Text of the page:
“It’s not possible to have perfect equilibrium among the four domains of life – work, home, community, and self – every day, every week, or even every year,” says Steward Friedman. “Naturally, there are times when any one of these aspects of your life has to take centre stage.”
Friedman is a professor at the University of Pennsylvania and the founder of the Wharton School of Business’ Work/Life Integration Project – he says professionals need to “forget balance” and find a way to talk through times of high stress.
“When a spike in work-related activities is having a deleterious effect on your family or on some other part of your life, then it’s time for what I call ‘stakeholder dialogues,’” he said, “conversations with the people who matter most about your mutual expectations and how best to meet them, now and in the long run.”
Friedman says there are five steps to making sure these discussions are a success.
Let the people closest to you know why your work is demanding a greater deal of your attention than normal, suggests Friedman.
“Keep it short,” he says. “This is not an excuse, just a brief explanation to set the stage for dialogue.”
2.“Explain the purpose”
Try and express why this is so important to you as well as what it means for other people. Friedman gives the example; “By my devoting this effort now I’ll be able to ____, which is important to us because it’ll help us to ____.”
3.“Ask about consequences”
Find out what impact your increased commitment to work is going to have on them – will they have to give up something they love doing to look after the kids when you’re at work? Will your friend have to find someone else to take your spot on a sports team?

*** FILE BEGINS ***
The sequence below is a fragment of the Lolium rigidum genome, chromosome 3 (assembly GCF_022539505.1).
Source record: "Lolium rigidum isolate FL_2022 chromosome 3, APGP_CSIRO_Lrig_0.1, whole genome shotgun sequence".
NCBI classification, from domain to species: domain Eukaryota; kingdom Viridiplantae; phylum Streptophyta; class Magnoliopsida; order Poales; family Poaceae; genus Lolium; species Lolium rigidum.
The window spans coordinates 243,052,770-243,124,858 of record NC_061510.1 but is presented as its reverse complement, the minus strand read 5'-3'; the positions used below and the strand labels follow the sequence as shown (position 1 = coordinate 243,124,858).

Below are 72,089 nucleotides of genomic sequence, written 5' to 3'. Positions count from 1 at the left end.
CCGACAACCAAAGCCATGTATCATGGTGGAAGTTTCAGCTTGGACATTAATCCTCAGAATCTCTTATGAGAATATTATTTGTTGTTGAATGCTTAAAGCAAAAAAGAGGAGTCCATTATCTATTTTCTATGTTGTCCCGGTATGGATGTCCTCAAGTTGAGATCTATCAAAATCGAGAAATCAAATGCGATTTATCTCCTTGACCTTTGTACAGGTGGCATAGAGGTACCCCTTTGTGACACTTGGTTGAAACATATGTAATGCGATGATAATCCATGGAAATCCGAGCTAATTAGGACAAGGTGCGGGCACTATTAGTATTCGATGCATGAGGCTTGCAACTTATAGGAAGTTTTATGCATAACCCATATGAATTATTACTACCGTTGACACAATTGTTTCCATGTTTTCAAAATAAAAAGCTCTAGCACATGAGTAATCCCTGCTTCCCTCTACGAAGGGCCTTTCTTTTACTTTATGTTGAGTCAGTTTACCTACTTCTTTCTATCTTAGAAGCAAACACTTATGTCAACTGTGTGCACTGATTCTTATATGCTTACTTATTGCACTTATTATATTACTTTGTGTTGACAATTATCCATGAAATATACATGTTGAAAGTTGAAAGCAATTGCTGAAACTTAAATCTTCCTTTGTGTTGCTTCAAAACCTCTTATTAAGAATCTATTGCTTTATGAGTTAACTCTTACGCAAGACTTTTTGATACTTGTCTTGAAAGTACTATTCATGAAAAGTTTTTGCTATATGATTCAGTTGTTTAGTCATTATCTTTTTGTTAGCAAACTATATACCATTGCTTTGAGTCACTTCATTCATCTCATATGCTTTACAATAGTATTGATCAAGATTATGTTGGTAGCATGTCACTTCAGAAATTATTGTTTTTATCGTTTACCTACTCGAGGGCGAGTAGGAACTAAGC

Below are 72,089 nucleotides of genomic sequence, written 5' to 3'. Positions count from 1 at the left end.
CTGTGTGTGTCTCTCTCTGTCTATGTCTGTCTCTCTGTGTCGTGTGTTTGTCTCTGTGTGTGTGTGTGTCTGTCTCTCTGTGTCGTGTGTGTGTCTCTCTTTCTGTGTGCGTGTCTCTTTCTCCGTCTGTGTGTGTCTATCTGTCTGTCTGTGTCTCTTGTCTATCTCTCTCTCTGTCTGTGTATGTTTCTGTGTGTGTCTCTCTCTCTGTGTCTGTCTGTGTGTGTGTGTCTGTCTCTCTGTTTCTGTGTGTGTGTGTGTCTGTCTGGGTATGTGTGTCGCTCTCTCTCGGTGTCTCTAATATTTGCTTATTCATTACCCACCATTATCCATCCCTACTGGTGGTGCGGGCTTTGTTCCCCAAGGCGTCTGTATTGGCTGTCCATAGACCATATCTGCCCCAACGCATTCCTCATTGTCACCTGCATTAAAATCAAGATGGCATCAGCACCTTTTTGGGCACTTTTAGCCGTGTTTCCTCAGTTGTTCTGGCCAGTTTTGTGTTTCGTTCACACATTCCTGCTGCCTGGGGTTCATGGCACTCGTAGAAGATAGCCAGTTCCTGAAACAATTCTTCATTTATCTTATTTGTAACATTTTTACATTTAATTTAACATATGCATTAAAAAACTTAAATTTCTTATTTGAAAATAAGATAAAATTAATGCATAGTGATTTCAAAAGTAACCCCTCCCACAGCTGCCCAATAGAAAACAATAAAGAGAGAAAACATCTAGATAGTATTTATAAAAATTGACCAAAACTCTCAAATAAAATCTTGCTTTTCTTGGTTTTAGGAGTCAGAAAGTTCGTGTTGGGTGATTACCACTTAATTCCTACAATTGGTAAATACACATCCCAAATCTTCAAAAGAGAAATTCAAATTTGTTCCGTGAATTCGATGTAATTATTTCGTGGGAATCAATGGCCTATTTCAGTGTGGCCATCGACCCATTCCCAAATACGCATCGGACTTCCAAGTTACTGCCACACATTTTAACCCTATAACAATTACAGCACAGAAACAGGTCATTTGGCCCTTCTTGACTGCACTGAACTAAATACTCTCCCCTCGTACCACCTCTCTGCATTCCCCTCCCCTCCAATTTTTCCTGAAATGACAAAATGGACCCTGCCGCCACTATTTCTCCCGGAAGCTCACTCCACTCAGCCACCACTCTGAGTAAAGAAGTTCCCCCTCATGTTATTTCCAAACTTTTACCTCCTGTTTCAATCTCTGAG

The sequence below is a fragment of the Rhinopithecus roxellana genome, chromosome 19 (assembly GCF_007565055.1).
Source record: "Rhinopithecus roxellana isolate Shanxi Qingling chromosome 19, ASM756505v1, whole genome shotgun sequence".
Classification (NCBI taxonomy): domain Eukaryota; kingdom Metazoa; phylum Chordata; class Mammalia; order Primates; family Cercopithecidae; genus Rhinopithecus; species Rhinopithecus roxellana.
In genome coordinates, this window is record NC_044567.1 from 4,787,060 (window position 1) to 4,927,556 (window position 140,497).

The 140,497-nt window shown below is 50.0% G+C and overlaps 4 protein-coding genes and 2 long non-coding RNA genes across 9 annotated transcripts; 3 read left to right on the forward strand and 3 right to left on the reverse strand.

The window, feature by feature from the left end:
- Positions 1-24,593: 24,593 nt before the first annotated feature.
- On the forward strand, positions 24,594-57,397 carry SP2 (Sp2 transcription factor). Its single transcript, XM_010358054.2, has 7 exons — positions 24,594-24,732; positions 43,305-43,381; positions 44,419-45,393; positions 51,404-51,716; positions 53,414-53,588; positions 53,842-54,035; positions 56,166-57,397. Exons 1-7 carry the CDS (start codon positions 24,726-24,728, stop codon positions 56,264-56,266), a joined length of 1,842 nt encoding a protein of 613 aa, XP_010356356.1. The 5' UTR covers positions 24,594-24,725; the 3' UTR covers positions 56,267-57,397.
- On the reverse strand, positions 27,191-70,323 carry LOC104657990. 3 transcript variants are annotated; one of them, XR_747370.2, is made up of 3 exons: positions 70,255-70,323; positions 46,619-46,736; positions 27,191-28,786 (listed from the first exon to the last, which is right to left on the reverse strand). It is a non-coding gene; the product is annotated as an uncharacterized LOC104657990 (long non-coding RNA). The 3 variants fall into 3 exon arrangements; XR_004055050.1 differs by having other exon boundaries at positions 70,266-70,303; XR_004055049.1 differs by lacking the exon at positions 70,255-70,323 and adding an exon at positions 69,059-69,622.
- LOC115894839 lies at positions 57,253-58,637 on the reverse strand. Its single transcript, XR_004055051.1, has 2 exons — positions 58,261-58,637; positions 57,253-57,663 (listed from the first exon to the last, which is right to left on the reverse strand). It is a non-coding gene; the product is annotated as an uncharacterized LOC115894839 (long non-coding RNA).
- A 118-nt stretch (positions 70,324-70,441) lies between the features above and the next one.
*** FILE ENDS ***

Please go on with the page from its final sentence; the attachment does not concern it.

4.“Express genuine remorse”
Your actions are having a negative impact on their life – show that you haven’t lost touch with how they feel but remind them that it’s only temporary.
5.“Explore possible alternatives”
Ask if they have any ideas for how you could improve the situation, suggests Friedman, and find out what they expect of you and what situations they prefer.
“Maybe driving your daughter to school is more important to her than your being home for dinner. Your spouse might be happy to meet you in town for dinner, even if you have to return to the office while he or she heads home afterward. Maybe they don’t care so much if your travel increases or the length of your workday increases, as long as they have your undivided
attention when you are at home,” he explains. “You won’t know until you ask.”
When things finally ease off at work, Friedman suggests marking the end of a difficult period with some sort of celebration – you made it though, after all.
Achieving a healthy work/life balance is important but let’s not kid ourselves – when things amp up in the office, personal time usually takes a hit. Here’s one management professor’s advice on how to survive a stressful patch while keeping your home life on an even keel.